Holidaying on a shoestring doesn't make you tight - it just means you get more diving in! But how cheap can a dive trip be, and do you need to become a temporary tramp?
John Liddiard is a hotshot bargain-hunter, so we asked him to look into the economics of diving trips both in Britain and overseas
I LEARNT TO DIVE WITH A UNIVERSITY CLUB, and it took many years before I even considered doing anything other than the cheapest, most basic diving trips. Like all basic training, the habits stuck. I make no apologies for being into low-cost diving; the cheaper the diving, the more I can afford to do, though I have grown to appreciate some creature comforts with age.
There are three basic components to the cost of any diving trip: diving, accommodation, and transport. Cutting any two of the three to a minimum can enable you to spend a bit more on the third component and still end up with a low-cost diving trip. Avoiding crossing water obviously makes quite a saving, so we'll start by looking at holidays around Britain:
Camping is usually the cheapest form of accommodation, especially where it is allowed free on common ground, though if you are taking advantage of free camping take care not to offend any local landowners and make sure you clear up properly when you move on.
For a touring trip, where you find yourself on a new campsite every night, I find a Gore-Tex bivvy bag (below) a really useful accessory. Just find a convenient lay-by, unroll it beside the car and crawl in. No tent poles to put up; it's warmer than a tent and just as dry. The only disadvantage is getting in and out when it's raining.
It's not just a cost thing; there is the added convenience of being able to stretch out and sleep more or less wherever you like.
However, I have to admit that diving followed by camping in the typical liquid sunshine of a British summer can get depressing. Like most of you, I long for somewhere to dry out at the end of a day's diving.
After camping, next up the scale of low-cost accommodation, and infinitely more luxurious than a tent, are static caravans. Out of season, the rates for a caravan for six can work out even cheaper than camping and even in-season can be as low as £6 or £7 per night each, if six divers share for a week.
Knowing that most divers like to keep costs down and are usually prepared to share rooms, B& Bs specialising in diving groups often have bunk-rooms available. With or without breakfast, these offer good value for basic accommodation. The cost without breakfast is typically £10 per night.
Another option is to join the Youth Hostel Association for £12 and take advantage of cheap rooms at many locations across the country. Most YHA hostels include kitchens and some even have cafeterias with fully catered food.
Believe it or not, some of the best value-for-money accommodation comes from liveaboard boats. Superficially these might seem comparatively expensive, but consider the all-inclusive price, with everything from air to food thrown in, and a liveaboard can be cheaper than hiring a dayboat with accommodation ashore.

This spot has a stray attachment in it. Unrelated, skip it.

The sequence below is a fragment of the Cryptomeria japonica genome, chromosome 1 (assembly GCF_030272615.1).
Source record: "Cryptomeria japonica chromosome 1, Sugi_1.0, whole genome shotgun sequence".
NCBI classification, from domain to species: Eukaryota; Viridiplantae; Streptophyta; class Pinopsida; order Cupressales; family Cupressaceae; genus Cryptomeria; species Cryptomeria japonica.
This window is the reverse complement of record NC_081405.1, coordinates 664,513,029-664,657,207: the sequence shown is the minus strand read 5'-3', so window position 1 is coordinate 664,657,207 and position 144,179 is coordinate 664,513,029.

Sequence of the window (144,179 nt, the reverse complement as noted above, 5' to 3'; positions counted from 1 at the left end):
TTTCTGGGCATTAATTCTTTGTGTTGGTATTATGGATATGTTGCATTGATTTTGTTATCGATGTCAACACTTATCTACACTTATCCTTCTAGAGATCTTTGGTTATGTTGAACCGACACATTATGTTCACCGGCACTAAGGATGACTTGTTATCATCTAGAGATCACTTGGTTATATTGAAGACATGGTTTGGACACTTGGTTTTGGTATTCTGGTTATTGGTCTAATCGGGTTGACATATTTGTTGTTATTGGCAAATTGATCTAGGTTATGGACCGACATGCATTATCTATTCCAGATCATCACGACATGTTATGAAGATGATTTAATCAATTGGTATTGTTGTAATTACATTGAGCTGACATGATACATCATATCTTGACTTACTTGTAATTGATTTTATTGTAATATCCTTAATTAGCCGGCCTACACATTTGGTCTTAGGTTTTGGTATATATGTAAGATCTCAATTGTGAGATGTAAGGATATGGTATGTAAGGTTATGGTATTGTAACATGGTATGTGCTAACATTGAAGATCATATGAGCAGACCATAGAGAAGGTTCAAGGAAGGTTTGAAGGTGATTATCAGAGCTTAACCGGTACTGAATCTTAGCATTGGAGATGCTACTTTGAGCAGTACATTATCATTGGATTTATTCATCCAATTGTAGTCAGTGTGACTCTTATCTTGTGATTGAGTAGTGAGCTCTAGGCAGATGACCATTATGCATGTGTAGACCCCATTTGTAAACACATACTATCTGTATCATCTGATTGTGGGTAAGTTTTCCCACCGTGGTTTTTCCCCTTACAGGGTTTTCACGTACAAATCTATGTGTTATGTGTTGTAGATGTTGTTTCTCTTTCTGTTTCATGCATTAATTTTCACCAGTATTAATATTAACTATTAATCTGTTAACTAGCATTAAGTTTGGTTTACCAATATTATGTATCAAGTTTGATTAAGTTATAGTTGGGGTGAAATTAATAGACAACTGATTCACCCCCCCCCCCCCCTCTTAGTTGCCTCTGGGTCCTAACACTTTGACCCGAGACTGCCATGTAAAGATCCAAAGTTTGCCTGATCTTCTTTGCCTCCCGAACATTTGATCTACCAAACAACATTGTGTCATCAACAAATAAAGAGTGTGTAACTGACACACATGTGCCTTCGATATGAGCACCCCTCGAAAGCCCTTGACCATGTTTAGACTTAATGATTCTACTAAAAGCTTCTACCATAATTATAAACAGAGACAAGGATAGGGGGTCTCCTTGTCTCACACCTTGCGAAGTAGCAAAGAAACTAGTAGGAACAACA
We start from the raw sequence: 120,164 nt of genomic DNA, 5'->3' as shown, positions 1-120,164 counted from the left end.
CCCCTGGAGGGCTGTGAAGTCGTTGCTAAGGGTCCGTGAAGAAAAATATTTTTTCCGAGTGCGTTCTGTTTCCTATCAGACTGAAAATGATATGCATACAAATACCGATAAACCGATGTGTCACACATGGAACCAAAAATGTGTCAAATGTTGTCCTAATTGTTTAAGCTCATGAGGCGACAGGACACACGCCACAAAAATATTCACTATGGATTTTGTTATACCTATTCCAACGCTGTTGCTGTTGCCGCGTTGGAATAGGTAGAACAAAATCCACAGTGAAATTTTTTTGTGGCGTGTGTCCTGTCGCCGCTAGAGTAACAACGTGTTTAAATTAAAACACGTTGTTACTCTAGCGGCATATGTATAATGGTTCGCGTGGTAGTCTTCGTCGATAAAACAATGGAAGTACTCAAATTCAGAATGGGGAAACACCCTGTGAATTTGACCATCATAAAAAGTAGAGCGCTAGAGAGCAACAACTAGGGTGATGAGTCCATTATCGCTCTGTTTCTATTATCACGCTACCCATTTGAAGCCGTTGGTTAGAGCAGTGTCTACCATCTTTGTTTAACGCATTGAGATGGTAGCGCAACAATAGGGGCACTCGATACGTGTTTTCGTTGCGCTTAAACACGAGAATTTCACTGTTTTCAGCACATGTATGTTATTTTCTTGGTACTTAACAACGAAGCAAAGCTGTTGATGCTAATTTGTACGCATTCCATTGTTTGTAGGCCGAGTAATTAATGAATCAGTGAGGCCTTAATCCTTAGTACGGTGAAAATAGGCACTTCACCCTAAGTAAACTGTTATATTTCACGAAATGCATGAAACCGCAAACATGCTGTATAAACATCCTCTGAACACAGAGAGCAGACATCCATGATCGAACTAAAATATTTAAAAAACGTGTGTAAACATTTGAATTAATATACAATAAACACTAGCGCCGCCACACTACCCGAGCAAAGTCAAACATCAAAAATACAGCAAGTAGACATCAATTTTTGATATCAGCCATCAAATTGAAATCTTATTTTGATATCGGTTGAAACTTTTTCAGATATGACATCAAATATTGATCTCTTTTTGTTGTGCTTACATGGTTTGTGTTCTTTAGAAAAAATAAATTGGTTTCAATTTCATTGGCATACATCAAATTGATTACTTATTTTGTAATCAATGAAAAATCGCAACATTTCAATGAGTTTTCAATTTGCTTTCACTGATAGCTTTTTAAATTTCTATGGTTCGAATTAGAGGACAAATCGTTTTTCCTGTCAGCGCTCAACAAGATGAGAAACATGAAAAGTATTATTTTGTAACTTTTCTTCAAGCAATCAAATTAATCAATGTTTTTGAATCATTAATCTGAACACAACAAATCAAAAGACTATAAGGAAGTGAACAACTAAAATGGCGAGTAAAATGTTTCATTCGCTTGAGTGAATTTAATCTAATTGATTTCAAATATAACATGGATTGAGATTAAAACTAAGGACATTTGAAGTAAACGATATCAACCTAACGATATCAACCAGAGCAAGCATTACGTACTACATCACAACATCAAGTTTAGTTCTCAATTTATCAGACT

With no transferring back and forth, it can also be considerably more convenient. Some liveaboard boats provide everything else but are self-catering, providing the opportunity to eat as cheaply or expensively as you like.
This trend is now showing itself on dayboats, with skippers converting unused space below decks to bunk-rooms priced as low £5 per night.
Camping is always a cheap option for accommodation
Transport costs can easily overshadow all other costs on a diving trip, so attention to details is essential if you're looking for a cheap one.
If you can travel reasonably light and rent any additional equipment on location, buses, coaches and trains might be the answer. But there could be problems with carrying diving cylinders, so check first.
For one diving trip, a friend of mine worked out that although a vehicle was useful for getting there, it was not much use once he was on location. His creative solution was to hire a small pick-up for a day. Over a busy 24 hours, the pickup did two journeys ferrying divers, boats and mobile compressor, with a helping friend along to return it to the rental company at the end of the day. At the end of two weeks' diving, they hired a pickup for another day and reversed the process.
There are many other ways to cut transport costs. For larger groups, hiring a minibus and van can often work out far cheaper than getting only two or three divers into each car by the time all the diving kit has been packed.
I learnt another creative variation on van hire when I joined a trip to Guernsey several years ago (great diving, must go back some time). By the time the ferry costs had been calculated, it was obvious that, although the driven mileage was short, minimising the number of vehicles was still the best way to bring overall trip costs down.